He cited stats like how in many cities, there are more households with dogs and cats than households with children, and that people often consider pets as loved family members. When they need someone to watch their pet, Rover provides a better and cheaper experience than alternatives, Gottesman said.The opportunity to build a billion dollar business is sitting right in front of us.
The venture capitalist also said that, simply put, not many pet owners know about Rover.
“The opportunity to build a billion dollar business is sitting right in front of us,” Gottesman said.
“This round will hopefully help us get there.”
Gottesman added that helping Rover has been the “most rewarding company-building experience I’ve been involved with” because of the constant customer delight stories he hears on a weekly basis. He is also proud of the team that has worked to build Rover.
“The hardest part about going public is having a team that is ready for that challenge,” Gottesman said.
“I can speak for the board and the investors — we have a complete confidence in Aaron, [COO Brent Turner] and the team. If it is a path that ultimately comes to fruition, this is a team that not only can handle that challenge, but can thrive as a public company.”
A ‘category-defining company’
Rover is also thinking about expanding beyond the U.S. while also acquiring other companies that could potentially help Rover provide more services to customers.
Easterly said the fresh cash will also be used to add employees — there are 170 people working for Rover today and he expects to reach more than 250 in 2017.
Rover competes with companies like DogVacay, which has raised nearly $50 million and in March said it had 25,000 sitters.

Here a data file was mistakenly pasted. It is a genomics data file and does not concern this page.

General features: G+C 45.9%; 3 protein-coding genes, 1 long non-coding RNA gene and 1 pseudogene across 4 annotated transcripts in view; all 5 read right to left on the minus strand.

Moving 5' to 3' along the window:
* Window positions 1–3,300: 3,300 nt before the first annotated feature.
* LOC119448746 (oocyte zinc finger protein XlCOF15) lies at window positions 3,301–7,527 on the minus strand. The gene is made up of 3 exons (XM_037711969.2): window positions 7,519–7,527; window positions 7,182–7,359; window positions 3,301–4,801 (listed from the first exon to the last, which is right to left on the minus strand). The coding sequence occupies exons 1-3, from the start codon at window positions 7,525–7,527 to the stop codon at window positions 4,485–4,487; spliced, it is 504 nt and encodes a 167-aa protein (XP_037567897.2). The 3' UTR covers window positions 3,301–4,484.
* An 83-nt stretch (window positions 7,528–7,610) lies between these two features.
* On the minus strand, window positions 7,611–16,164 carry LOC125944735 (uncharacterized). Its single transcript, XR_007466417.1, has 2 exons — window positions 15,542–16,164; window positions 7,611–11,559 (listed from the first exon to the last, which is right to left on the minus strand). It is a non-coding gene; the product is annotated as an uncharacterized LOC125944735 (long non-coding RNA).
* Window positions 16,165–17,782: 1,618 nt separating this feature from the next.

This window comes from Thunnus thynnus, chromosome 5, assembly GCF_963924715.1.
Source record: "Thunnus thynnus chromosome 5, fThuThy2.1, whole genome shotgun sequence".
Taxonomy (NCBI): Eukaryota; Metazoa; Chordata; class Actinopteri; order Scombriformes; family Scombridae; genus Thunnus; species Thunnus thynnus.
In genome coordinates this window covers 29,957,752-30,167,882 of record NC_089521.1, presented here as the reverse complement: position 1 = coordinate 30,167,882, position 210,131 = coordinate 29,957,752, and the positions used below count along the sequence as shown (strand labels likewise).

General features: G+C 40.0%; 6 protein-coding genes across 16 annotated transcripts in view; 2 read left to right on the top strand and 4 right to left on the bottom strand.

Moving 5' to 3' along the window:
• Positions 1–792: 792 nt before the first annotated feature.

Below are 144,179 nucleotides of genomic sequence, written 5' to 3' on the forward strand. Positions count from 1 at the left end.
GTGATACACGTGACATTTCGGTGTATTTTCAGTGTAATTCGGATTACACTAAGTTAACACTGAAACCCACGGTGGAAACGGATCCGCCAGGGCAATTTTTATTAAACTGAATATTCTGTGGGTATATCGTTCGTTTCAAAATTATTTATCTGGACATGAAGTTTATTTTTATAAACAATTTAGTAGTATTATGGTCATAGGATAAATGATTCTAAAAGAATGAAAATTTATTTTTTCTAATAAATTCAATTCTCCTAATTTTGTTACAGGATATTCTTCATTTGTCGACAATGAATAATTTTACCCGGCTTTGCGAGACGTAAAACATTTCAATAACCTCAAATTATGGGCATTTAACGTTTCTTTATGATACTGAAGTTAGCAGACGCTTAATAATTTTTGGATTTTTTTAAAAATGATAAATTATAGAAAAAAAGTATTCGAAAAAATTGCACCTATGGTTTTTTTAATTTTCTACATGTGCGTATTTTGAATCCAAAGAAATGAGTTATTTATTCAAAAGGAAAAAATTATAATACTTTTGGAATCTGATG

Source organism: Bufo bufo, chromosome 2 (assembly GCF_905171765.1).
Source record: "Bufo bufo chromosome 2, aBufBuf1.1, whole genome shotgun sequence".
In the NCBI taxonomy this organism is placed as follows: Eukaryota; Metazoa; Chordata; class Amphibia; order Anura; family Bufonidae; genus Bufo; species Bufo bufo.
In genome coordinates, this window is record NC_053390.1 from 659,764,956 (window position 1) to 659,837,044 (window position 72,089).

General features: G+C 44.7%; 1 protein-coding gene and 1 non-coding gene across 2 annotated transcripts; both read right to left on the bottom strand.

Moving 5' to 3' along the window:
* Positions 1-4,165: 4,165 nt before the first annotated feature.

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Easterly cited third-party research that found Rover growing nine times as fast over the last three years than the “second-place person in this space.”
Much of Rover’s success is due to the way it maintains quality control and helps create trust between pet owners and sitters. The technology is crucial, too.
“We’ve thought long and hard about how you measure satisfaction; how you measure performance; how you help people understand the right choices for them; how you understand which sitters are in demand; how you remove friction; how you create value-add during a stay,” Easterly said.
“We’ve seen sitters and owners use our technology proactively to improve the overall experience.”
Other competition comes in the form of kennels, along with professional dog walkers and sitters. There’s also the traditional habit of pet owners asking family, friends, or neighbors to take care of their animals — this is a group that most excites Easterly in terms of growing Rover’s platform.
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He noted that two-thirds of Rover’s customers come from people who previously used family, friends, and neighbors for pet care.
“We see an opportunity to feed more into that segment and be the de-facto norm for how people care for their dogs,” Easterly added.
There is also opportunity to go beyond dogs. Rover already has seen everything from pigs to shrimp on its platform, but “we haven’t made that experience easy for people,” Easterly said.
Companies like Rover, which also has investment from Petco, and DogVacay often draw laughs from critics who believe they aren’t legitimate tech businesses, harkening back to the dot-com boom days of Pets.com.
But just as Uber and Lyft are now upending the traditional taxi cab market by allowing just about anybody to become a cab driver, so too are the online pet sitting marketplaces, transforming how Americans find overnight care for their beloved pets.
“Every once in a while, you have the opportunity to back a category-defining company,” Menlo Ventures Managing Director Venky Ganesan said in a statement.
“At Menlo we have been fortunate to back companies like Uber, Siri, Hotmail and Gilead Sciences. Rover is on that trajectory and that’s why we decided to double down and go all in on this investment.”